C: I’m drawn to those associations, and for me, everything goes back to childhood and the formative years, 10 to 20, is the context of the work is leading there and even now, as a teacher and witnessing it in my own students its more pressing. In regards to the cropping in the paintings it has something to do with the way I note take and draw.

IMG_2881‘Birthday Cake for Baller’ and “Bart was Here”

IMG_2874The Myth of the Players and Box Out

C: The cropped human form creates awkwardness, conceptually the Myth of the player’ is a reference to athleticism and the awkwardness of childhood sports… it’s also a playground for paint play.

IMG_2870Various Works on Paper, Handprints, Lightening Bolts, Arches, and ambiguous figuration repeat throughout these smaller pieces as well as the larger oil paints

C: Sketches and works on paper aren’t straightforward preparations for larger paintings, rather, they help me figure out ideas and make repeat appearances; if I am ever lost on what to do next, which is rare these days, I go back to a sketchbook where I’ve marked ideas as worth exploring and go from there.

D: Jumping to my question that I gave you earlier: Painting has its own history, and as a painter you’re simultaneously working both within that history and against it, where do you see yourself within that history and how is your work accountable to that position?

C: Understanding the complexity of modern painting and trying to navigate my relationship and how I access it. I’m very aware of the history, but when I step into the studio I don’t necessarily think about it outright, the inherent gestures, the post modern drip…. I strongly believe that good paintings produce culture, rather than remark on culture, I think the best kind of paintings do both, and that something I strive for.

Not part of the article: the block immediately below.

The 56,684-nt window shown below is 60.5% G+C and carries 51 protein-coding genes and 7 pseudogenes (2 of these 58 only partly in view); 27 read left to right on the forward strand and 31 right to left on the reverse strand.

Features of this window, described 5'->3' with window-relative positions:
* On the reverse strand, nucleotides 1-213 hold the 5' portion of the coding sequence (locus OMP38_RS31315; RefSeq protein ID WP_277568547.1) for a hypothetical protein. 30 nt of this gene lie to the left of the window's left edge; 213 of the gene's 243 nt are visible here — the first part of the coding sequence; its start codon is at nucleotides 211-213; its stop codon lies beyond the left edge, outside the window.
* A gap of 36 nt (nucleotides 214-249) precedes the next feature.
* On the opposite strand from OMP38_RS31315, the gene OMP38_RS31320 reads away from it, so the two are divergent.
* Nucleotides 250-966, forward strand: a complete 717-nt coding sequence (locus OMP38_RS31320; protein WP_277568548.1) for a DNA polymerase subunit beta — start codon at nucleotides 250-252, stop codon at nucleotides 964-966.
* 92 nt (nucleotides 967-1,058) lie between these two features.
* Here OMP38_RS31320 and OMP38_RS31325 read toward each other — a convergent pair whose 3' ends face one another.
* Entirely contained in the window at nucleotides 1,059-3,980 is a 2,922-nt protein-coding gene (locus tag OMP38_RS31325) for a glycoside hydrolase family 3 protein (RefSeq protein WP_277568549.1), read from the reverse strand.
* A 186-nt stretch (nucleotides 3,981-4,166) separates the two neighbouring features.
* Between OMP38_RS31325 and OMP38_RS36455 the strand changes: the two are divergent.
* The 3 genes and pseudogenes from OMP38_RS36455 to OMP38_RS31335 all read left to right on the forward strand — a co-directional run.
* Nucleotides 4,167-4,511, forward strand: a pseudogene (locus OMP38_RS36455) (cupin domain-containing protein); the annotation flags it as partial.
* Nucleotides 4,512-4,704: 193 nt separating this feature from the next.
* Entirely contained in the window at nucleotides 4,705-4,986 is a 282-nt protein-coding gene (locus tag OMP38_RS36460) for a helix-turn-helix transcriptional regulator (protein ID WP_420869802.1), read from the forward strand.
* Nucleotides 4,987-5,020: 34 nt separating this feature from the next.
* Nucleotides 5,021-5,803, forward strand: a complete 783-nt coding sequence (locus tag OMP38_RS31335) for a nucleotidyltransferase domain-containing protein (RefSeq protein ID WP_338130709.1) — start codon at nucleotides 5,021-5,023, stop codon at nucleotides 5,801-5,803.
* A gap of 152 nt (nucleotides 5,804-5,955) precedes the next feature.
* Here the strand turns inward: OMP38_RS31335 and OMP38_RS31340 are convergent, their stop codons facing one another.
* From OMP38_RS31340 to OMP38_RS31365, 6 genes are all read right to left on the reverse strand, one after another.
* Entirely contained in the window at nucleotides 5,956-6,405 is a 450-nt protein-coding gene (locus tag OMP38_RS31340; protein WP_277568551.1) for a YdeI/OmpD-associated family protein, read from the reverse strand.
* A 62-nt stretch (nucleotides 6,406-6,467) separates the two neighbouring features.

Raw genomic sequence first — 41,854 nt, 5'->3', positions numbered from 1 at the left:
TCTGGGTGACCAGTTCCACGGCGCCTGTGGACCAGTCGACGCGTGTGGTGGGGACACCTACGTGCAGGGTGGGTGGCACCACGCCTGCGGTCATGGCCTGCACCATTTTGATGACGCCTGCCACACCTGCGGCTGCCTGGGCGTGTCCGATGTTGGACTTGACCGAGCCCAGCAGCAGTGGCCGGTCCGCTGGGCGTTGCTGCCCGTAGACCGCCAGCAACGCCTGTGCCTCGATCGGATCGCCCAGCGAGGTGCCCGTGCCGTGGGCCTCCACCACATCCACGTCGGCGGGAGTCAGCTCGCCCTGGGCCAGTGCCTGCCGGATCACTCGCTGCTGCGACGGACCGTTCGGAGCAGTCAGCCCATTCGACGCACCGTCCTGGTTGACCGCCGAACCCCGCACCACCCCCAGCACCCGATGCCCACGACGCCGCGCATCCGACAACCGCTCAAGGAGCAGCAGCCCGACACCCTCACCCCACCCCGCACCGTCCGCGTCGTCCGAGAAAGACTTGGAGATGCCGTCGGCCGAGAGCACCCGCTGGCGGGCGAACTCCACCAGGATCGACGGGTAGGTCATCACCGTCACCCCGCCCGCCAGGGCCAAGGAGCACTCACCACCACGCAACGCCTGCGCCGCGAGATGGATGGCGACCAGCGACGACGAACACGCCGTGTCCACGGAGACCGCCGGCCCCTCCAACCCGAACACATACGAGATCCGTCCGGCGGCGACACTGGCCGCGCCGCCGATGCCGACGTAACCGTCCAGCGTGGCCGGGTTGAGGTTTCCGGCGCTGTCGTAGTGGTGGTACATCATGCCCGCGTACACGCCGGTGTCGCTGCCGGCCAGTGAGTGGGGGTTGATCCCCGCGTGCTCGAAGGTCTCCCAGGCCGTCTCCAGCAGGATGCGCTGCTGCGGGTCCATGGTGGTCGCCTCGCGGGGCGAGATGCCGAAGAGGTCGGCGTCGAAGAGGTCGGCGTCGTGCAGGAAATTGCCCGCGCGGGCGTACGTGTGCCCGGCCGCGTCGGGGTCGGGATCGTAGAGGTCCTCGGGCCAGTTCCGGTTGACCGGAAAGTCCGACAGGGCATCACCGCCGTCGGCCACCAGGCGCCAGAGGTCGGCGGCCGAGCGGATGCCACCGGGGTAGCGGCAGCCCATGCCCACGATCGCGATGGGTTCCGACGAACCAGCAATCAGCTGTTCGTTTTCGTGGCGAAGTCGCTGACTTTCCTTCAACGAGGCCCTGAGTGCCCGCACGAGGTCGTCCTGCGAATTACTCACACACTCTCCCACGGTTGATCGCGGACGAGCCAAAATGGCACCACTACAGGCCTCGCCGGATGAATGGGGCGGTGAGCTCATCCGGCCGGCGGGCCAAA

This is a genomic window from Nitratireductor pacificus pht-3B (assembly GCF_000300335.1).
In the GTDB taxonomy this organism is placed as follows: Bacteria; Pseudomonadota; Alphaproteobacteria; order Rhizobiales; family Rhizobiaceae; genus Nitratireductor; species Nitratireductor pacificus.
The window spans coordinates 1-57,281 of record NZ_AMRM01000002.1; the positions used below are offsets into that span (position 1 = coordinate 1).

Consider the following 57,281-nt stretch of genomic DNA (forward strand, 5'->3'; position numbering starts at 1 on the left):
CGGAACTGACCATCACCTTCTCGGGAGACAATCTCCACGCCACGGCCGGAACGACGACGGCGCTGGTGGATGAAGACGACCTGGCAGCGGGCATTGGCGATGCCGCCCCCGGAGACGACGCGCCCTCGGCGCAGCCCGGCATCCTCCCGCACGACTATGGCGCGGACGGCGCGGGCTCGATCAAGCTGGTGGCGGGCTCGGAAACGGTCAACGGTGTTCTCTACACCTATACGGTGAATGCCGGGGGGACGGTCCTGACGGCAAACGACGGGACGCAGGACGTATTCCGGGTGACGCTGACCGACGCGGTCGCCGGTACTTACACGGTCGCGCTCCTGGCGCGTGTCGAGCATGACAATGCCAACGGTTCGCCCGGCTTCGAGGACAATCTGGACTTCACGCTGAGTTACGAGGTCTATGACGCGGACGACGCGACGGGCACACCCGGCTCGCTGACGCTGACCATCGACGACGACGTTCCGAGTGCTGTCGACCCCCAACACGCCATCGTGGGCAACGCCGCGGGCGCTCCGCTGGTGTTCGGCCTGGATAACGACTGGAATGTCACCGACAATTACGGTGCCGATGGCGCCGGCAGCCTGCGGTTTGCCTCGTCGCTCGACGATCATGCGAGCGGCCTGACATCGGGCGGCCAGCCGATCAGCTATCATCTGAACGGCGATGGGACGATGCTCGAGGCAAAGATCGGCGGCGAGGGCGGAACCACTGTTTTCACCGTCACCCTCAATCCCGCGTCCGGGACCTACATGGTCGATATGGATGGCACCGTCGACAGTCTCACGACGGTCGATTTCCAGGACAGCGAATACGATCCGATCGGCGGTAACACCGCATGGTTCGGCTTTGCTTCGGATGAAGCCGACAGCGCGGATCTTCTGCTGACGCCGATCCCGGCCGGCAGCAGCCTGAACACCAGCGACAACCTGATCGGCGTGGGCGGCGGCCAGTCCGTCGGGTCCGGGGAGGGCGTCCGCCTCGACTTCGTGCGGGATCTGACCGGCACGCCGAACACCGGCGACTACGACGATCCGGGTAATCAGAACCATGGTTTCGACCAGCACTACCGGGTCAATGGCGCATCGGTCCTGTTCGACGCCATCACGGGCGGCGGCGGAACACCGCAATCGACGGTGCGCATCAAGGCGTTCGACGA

When I say culture I mean a personal culture that is perhaps mine or the culture we all share…both are implied in the work, which is important.  I think painting reacts to the world at present and I feel obligated to notice what I notice and ask myself why I am concerned with these things? As contemporary artists, the question of the possibilities within the field of painting are always there…however, I think the strength of painting is the thing that it can’t do anymore which is completely represent something. Painting’s strength I think actually lies in it’s flaw…

I think there’s a desire for sincerity in painting culture today… people crave it.  Ultimately painting doesn’t cure major diseases or shift radical political movements at this point… but I think painting can create a culture that’s brave, generous and sincere.  I want to build a culture of paintings that tell stories and not necessarily just about me, but to the kids that I teach, the people that I love, and the painters that I love. Painting thickens relationships and builds bridges and hopefully it surprises you often.

Catherine’s work and show “The Sixth Woman” is currently on view at This Friday or Next Friday Gallery in Dumbo until March 4th and during Mana Contemporary Open Studios on Sunday, February 21st.